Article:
Why Stephen Chow Is Important To Me

I was born in Hong Kong in the 90s but was raised in Canada when my family immigrated in 1999. At home, I spoke Cantonese (poorly), ate Chinese food, and was raised by my Hong Kong parents. But I went to a Canadian public school and spoke English, I played sports with white boys, and loved white gir – American films, I love Hollywood. Culturally speaking, I had one foot in both sides, but being assimilated in Canada I definitely had more weight planted in one foot than the other. When I was a child I didn’t know too much of my birth city. I knew what I saw on the news and what my parents would tell me – but I had never visited Hong Kong from the ages of three to thirteen – the age I first went back. I never really knew what life was like for the day to day citizen. But I had a clue. Growing up in the 2000’s, there was one man in the Hong Kong film industry that is incredibly revered as one of the greatest creative minds in the East. Stephen Chow is that man and everything I learned to love about my supposed home, I learned from him.

Stephen Chow is famous for films such as Shaolin Soccer and Kung Fu Hustle – two films that are revered in the west and probably the two most famous films to have come out of Hong Kong since the turn of the millennium. He’s the man who is known for repeatedly breaking Hong Kong box office records, records that he himself set in the first place. For those who don’t know, he’s a director/writer/actor/producer who pretty much is at the helm of carrying the Chinese comedic film industry since the mid 1980’s. His films would often utilize slapstick humor, quick and witty one liners and machine gun punchlines, all laced with lewd subtext and pop culture references. The man is rarely ever highbrow but he was always on point. He is also known for films employing the same group of actors over and over again such as Ng Man-Tat (RIP), Vincent Kok, Tats Lau Yee-Tat, and many others. If he had a western counterpart, it would probably be someone like Seth Rogen – right down to the sense of humor and hiring his own friends for all his films.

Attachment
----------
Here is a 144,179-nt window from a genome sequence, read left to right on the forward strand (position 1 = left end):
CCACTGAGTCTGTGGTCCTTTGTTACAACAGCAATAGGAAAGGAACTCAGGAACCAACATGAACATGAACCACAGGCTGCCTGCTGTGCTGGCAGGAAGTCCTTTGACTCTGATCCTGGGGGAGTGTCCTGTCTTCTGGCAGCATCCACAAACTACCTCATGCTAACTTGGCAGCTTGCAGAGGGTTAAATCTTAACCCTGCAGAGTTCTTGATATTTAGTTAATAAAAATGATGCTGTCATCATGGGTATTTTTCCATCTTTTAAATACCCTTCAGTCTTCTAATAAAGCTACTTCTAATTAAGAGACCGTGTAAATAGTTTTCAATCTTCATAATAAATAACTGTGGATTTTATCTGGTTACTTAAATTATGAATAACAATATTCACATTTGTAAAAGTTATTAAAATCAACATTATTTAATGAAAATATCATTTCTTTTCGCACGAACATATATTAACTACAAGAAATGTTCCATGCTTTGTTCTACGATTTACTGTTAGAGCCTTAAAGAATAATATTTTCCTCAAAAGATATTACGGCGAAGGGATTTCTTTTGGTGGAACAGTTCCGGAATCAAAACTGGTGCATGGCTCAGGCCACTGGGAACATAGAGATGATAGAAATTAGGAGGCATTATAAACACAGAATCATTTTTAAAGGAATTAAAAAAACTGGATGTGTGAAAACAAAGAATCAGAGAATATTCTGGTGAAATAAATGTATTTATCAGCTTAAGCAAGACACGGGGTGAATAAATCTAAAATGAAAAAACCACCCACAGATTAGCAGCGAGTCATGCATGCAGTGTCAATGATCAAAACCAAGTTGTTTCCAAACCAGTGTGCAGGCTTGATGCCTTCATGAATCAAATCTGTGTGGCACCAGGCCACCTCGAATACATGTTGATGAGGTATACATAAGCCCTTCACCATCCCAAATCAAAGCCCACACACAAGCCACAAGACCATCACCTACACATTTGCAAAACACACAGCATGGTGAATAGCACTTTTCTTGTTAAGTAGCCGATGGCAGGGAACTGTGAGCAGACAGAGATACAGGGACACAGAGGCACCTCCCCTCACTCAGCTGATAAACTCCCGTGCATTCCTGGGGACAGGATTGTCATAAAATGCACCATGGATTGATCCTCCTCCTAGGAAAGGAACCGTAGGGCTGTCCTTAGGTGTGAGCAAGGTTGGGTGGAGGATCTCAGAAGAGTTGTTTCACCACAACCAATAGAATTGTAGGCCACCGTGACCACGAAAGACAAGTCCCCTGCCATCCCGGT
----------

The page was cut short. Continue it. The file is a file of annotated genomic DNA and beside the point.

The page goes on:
For myself though, I think what made his films so great was that most of his films in the 90’s were pretty much using the city of Hong Kong as not only a setting but a living backdrop. Most of the protagonists in his films were down trodden and unlucky men, going against a bigger super power. He loved his underdog story. And I feel like Hong Kong for the past 200 years has played that role. Being given to the English as a colony and trade port, Japanese occupation, and now with the CCP tightening its grip- Hong Kong has always seemed to prosper in tight situations as the underdog. It’s a city that has blossomed due to the pressure it’s been put under. How many other cities (in its prime anyway) could boast a GDP equal to or greater than many developed and established countries. How can a few islands off the coast of China impact American and Asian pop culture so greatly. How many cities have truly embraced qualities and values of the east and the west? This is the story arc of every Chow protagonist. No matter how bad it got, no matter how high the stakes – through hard work, good friends, and a positive out look, things will work out.

And I’m not here to say that Stephen Chow is a good person (because the dude doesn’t exactly have the cleanest record) and that his dramatized version of Hong Kong is 1:1 but what I am saying is that he captured the essence of Hong Kong to an international audience better than Wong Kar-Wai or John Woo. Seeing Stephen Chow’s portrayal of the everyman in his films, really gave me the idea in my head of what Hong Kong felt like. His films exhibit the hustle and bustle of the city. His characters talk fast and are witty like the average Hong Konger. They have jobs where they pick up trash off the street and work in fast food. They have big dreams that are overshadowed by the immensity of the city and are often doubted because of their statuses in life. These are characters that were created with the essence of Hong Kong imbued within them.

And when watching his films, you feel like you’re on another planet. His constant one liners and references really let viewers understand that Hong Kong really is its owned contained universe, even if it’s a part of China/Asia – Hong Kong is 1 of 1. His movies will make references to historical Chinese texts, yet also reference Terminator. His movies inform viewers that Hong Kong is a city culturally Asian and Chinese, with influences of the West. Hong Kong is the world’s first ever international city. Hong Kong is Asia’s gateway to the West, with one foot planted on both sides and no one took advantage of that like Stephen Chow.

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